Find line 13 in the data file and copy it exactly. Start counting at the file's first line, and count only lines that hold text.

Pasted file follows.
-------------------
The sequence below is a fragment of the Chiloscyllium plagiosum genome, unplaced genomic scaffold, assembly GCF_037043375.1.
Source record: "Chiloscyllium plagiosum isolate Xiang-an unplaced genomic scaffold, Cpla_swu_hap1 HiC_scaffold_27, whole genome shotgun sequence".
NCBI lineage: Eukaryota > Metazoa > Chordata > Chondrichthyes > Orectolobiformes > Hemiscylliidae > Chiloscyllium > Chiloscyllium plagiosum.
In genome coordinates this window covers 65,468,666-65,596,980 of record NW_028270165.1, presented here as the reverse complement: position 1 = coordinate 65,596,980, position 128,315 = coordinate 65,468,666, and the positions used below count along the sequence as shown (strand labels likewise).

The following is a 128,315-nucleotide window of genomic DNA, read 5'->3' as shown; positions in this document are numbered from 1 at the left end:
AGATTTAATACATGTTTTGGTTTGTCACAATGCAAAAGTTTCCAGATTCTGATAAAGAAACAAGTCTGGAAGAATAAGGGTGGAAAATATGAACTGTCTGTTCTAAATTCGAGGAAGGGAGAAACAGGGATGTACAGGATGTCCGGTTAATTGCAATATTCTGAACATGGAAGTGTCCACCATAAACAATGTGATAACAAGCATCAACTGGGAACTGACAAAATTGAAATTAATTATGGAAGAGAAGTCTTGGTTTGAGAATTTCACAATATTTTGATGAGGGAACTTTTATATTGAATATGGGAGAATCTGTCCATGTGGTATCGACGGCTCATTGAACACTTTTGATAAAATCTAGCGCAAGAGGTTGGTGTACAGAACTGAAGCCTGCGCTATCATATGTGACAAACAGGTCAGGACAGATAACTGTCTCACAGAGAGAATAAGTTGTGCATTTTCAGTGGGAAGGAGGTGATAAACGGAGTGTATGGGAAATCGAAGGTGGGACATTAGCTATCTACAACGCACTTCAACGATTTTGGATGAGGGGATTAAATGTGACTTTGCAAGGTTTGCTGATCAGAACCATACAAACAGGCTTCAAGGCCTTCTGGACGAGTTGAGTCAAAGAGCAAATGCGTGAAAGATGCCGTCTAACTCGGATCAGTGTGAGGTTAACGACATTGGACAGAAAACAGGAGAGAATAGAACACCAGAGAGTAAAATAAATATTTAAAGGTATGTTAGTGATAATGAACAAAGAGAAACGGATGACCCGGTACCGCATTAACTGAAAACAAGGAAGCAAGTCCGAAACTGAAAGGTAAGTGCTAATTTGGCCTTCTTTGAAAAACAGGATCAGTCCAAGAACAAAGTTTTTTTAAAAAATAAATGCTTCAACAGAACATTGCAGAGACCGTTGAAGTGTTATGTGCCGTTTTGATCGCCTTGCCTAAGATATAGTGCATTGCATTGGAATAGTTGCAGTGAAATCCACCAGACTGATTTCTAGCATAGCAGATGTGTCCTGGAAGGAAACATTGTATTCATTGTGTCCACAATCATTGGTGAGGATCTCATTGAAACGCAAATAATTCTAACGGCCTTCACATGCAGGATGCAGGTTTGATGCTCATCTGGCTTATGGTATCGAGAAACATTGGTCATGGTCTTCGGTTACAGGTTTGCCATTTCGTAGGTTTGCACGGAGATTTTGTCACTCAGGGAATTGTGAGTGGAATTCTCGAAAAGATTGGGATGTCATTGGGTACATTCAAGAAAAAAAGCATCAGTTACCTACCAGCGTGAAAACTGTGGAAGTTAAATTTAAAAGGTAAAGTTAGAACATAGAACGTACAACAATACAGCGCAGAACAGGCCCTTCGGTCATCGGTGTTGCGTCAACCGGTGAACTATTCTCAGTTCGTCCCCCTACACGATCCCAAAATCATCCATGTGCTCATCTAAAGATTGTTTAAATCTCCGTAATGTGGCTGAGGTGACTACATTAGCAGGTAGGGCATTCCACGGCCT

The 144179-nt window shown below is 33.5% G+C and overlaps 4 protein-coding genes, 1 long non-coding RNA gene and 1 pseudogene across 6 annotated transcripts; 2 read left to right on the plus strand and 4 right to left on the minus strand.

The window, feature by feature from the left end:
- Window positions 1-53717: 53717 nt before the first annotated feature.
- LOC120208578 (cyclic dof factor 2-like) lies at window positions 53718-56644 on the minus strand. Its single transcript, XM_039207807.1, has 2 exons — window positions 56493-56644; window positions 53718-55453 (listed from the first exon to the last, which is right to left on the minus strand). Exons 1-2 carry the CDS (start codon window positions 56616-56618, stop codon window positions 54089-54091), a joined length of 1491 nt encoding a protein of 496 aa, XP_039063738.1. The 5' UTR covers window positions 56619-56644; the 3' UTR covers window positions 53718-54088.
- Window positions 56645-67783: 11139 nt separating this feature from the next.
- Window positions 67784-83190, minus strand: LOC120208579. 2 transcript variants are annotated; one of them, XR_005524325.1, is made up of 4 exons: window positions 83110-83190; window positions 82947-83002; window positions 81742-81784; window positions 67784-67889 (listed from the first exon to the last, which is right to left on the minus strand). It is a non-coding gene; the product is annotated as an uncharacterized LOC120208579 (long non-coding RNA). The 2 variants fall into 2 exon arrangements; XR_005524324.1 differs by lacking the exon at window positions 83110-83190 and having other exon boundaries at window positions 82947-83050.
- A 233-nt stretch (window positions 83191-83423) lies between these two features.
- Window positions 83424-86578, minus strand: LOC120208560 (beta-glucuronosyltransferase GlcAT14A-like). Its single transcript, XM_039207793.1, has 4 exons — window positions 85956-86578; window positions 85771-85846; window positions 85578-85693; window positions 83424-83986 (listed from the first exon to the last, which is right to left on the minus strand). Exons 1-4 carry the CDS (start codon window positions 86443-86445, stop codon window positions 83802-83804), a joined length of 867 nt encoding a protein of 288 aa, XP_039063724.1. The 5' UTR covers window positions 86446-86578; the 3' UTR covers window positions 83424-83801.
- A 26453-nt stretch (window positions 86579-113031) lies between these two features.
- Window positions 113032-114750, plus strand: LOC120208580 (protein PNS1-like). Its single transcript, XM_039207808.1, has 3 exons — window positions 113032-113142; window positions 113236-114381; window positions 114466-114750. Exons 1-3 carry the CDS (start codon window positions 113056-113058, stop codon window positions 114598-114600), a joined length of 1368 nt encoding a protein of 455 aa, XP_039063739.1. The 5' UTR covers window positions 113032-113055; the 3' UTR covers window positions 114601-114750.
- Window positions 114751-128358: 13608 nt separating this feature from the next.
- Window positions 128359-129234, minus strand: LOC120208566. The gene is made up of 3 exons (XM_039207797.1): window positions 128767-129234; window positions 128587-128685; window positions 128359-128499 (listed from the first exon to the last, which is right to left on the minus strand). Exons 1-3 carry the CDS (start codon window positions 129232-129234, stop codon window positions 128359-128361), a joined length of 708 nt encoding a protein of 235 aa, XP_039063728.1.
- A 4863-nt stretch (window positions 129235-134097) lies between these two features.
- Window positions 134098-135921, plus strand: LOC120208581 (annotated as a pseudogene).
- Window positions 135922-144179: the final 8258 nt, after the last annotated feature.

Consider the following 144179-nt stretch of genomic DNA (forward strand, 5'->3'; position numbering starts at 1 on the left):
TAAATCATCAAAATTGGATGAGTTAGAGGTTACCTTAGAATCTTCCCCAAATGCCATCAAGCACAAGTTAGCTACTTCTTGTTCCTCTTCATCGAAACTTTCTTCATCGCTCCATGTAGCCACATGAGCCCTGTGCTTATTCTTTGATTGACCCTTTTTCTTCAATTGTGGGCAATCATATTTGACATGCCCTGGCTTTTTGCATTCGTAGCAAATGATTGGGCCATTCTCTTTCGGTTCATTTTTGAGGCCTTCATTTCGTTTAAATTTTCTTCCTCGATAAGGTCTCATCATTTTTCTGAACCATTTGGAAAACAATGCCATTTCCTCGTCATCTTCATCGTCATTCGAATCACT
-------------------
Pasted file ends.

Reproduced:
- A 233-nt stretch (window positions 83191-83423) lies between these two features.